The Community Collaboration Project (CCP) was launched at a 2 day training weekend at the end of January 2014. 25 representatives from 11 organisations came together for a weekend of instruction in theory and methodology, practical advice and guidance, and discussion about how we can face our shared challenges together. Please read the manual for information about the training session. 

Participating organisations; Ikamva Labantwana Bethu, SALT, Amandla Edufootball, EWB, Fundisa Primary Fund, Grasroots Boxing, Nebula Skateboarding, Masakhaneni Community Development, Sozo Foundation, UPDP, Institute for Change, Axium, Communiversity, and Etafeni.

Collaboration doesn’t come easily to most of us. We have too long a history of perceiving the world and organising ourselves within it, ‘hierarchically rather than democratically, to compete rather than collaborate, to listen to authority over intuition, and to be subjects rather than active citizens’ Tana Paddock (Organisation Unbound).

We were all there to collaborate and make Vision 2030 a reality. The term ‘collaboration’ is spoken of more and more in the profit and non-profit sectors, but the actual process of how we can collaborate while pursuing our own agendas is much harder to actually implement and achieve. The aim is to reach a mutually beneficial compromise, which is by definition, extremely difficult.

Yet there is hope! People are recognising the need to collaborate in order to succeed and sustain. The boundaries that we have built to protect ourselves are being dismantled slowly but surely. The realisation that together we are stronger, better, and will inevitably last longer has led to a growing number of trusting relationships developing between organisations. Collaboration requires a huge amount of trust as you have to let other organisations into your world and you are required to enter theirs. It is all very uncomfortable at first, but as wise people have told me ‘you have to lean into the discomfort’. So we are.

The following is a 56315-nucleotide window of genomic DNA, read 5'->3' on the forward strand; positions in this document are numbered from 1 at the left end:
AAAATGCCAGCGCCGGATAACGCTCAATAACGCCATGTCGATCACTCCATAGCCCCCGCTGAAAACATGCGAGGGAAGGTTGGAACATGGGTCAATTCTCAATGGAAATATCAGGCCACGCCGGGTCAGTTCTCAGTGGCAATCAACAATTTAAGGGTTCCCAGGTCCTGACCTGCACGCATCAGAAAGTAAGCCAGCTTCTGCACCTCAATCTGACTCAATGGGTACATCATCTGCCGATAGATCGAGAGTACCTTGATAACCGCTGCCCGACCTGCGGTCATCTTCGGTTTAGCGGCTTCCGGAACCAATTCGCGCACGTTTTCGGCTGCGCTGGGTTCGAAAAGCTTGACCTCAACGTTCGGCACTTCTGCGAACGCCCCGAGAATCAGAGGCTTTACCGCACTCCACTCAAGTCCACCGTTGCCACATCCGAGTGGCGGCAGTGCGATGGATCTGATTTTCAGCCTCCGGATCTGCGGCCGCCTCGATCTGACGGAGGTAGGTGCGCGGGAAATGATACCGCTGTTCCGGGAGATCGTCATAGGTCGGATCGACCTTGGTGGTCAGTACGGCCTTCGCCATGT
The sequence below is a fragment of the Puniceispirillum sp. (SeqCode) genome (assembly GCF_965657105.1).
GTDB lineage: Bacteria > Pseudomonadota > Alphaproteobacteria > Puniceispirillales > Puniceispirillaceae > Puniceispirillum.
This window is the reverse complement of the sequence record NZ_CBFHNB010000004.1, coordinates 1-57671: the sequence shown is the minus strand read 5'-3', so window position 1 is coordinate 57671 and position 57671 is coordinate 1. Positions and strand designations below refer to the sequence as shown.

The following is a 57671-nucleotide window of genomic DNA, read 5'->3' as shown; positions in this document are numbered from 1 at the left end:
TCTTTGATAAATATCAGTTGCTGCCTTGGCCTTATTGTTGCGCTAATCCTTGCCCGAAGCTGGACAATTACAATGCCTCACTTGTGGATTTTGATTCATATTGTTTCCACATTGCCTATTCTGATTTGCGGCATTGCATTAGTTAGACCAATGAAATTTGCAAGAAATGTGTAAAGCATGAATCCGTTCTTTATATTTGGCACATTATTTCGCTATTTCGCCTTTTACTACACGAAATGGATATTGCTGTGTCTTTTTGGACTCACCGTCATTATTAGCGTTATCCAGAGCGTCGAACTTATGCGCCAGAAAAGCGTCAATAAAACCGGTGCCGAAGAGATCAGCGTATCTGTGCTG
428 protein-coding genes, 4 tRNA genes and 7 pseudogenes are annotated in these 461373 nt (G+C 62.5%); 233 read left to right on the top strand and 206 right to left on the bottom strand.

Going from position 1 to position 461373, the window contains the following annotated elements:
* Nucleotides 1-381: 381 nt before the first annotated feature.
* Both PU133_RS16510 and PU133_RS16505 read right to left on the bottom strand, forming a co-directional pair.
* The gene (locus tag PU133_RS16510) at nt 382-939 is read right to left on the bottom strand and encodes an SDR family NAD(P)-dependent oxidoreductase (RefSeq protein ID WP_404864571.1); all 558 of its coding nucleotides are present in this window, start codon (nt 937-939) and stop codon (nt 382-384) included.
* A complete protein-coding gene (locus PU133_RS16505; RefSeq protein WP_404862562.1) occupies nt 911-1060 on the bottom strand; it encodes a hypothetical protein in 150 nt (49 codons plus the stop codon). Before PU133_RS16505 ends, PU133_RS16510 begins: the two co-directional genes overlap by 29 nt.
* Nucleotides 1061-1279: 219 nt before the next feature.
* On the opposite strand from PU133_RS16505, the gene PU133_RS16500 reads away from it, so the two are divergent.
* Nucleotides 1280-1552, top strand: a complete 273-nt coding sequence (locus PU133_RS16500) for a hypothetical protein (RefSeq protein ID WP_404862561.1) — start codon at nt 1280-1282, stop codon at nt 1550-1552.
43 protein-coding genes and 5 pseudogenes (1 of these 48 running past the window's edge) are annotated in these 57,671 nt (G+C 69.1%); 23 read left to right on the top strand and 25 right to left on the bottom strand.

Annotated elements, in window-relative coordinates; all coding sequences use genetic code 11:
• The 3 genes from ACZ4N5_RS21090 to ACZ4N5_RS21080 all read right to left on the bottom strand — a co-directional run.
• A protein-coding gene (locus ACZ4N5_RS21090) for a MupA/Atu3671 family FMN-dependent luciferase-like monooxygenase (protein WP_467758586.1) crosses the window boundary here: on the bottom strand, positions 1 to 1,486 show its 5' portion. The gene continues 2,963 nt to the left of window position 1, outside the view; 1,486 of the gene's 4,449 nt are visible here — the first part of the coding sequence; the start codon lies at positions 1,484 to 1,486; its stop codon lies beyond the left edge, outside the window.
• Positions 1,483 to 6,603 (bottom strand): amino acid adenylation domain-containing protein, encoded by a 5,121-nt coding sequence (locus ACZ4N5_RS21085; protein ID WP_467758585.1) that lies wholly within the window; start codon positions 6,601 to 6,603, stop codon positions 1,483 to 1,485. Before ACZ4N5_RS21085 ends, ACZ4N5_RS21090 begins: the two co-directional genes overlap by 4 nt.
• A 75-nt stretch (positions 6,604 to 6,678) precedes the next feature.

It is exciting to see so many people from different communities all trying to do the same thing, which is ultimately to build a better future for South Africa’s young population. By connecting these organisations and providing a space for conversation a number of challenges have already been addressed. One inspiring example was the donation of 60 Answer Series books from an organisation with surplus to one with a shortage.  This is exactly what the collaborative community is designed to be; a community of people working together and sharing their resources and expertise to reach a collective goal.

We can only do this if we work together with other like-minded organisations and individuals who are also committed to the ambitious aims of Vision2030. Through collaboration we can make better informed decisions, leverage (not exploit) the fruits of others labours, vocalise and publicise solutions, share best practice, reduce the number of ‘failed’ projects, and replicate positive change.

Collaboration makes sense, but what does it look like? Well, the collaborative community are going to work it out.

If you are interested in running tutoring programmes in your community, can identify an area for intervention, would like some advice and guidance on your project, want to invest in a project, or have a collaboration idea that will contribute to the attainment of Vision2030 we NEED to hear from you.